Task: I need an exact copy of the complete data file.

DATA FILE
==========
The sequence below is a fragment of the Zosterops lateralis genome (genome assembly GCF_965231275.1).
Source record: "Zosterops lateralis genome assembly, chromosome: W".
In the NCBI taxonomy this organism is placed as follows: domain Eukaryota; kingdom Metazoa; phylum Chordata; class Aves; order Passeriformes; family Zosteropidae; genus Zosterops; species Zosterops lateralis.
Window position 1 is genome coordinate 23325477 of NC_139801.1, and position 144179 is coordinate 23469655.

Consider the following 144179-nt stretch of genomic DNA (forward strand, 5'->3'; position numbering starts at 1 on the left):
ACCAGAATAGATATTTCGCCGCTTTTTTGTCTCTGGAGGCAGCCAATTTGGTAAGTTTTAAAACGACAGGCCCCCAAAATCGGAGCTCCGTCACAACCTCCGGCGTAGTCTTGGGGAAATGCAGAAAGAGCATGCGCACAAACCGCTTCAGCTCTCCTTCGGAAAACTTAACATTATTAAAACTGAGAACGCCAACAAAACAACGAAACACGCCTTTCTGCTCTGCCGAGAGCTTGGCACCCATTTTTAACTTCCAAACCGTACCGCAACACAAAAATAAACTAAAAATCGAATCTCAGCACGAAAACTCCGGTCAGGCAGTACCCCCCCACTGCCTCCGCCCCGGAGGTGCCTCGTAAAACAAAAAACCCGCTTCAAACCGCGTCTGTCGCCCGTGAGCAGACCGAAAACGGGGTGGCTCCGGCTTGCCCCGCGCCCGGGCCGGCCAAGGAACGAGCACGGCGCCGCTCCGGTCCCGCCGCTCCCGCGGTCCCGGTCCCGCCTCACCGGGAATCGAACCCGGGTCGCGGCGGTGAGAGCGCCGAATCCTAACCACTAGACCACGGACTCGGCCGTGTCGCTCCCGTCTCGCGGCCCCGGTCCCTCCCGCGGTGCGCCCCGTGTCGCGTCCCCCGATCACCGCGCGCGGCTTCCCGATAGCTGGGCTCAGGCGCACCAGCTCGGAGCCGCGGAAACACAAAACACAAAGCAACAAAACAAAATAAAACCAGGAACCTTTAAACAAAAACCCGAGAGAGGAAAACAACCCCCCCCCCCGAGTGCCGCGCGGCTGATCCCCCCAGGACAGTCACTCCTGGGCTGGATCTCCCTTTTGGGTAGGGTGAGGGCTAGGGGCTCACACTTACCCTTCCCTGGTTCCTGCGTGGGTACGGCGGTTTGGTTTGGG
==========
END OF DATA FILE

The sequence below is a fragment of the Zosterops lateralis genome (genome assembly GCF_965231275.1).
Source record: "Zosterops lateralis genome assembly, chromosome: W".
In the NCBI taxonomy this organism is placed as follows: domain Eukaryota; kingdom Metazoa; phylum Chordata; class Aves; order Passeriformes; family Zosteropidae; genus Zosterops; species Zosterops lateralis.
Window position 1 is genome coordinate 23325477 of NC_139801.1, and position 144179 is coordinate 23469655.

Consider the following 144179-nt stretch of genomic DNA (forward strand, 5'->3'; position numbering starts at 1 on the left):
ACCAGAATAGATATTTCGCCGCTTTTTTGTCTCTGGAGGCAGCCAATTTGGTAAGTTTTAAAACGACAGGCCCCCAAAATCGGAGCTCCGTCACAACCTCCGGCGTAGTCTTGGGGAAATGCAGAAAGAGCATGCGCACAAACCGCTTCAGCTCTCCTTCGGAAAACTTAACATTATTAAAACTGAGAACGCCAACAAAACAACGAAACACGCCTTTCTGCTCTGCCGAGAGCTTGGCACCCATTTTTAACTTCCAAACCGTACCGCAACACAAAAATAAACTAAAAATCGAATCTCAGCACGAAAACTCCGGTCAGGCAGTACCCCCCCACTGCCTCCGCCCCGGAGGTGCCTCGTAAAACAAAAAACCCGCTTCAAACCGCGTCTGTCGCCCGTGAGCAGACCGAAAACGGGGTGGCTCCGGCTTGCCCCGCGCCCGGGCCGGCCAAGGAACGAGCACGGCGCCGCTCCGGTCCCGCCGCTCCCGCGGTCCCGGTCCCGCCTCACCGGGAATCGAACCCGGGTCGCGGCGGTGAGAGCGCCGAATCCTAACCACTAGACCACGGACTCGGCCGTGTCGCTCCCGTCTCGCGGCCCCGGTCCCTCCCGCGGTGCGCCCCGTGTCGCGTCCCCCGATCACCGCGCGCGGCTTCCCGATAGCTGGGCTCAGGCGCACCAGCTCGGAGCCGCGGAAACACAAAACACAAAGCAACAAAACAAAATAAAACCAGGAACCTTTAAACAAAAACCCGAGAGAGGAAAACAACCCCCCCCCCCGAGTGCCGCGCGGCTGATCCCCCCAGGACAGTCACTCCTGGGCTGGATCTCCCTTTTGGGTAGGGTGAGGGCTAGGGGCTCACACTTACCCTTCCCTGGTTCCTGCGTGGGTACGGCGGTTTGGTTTGGG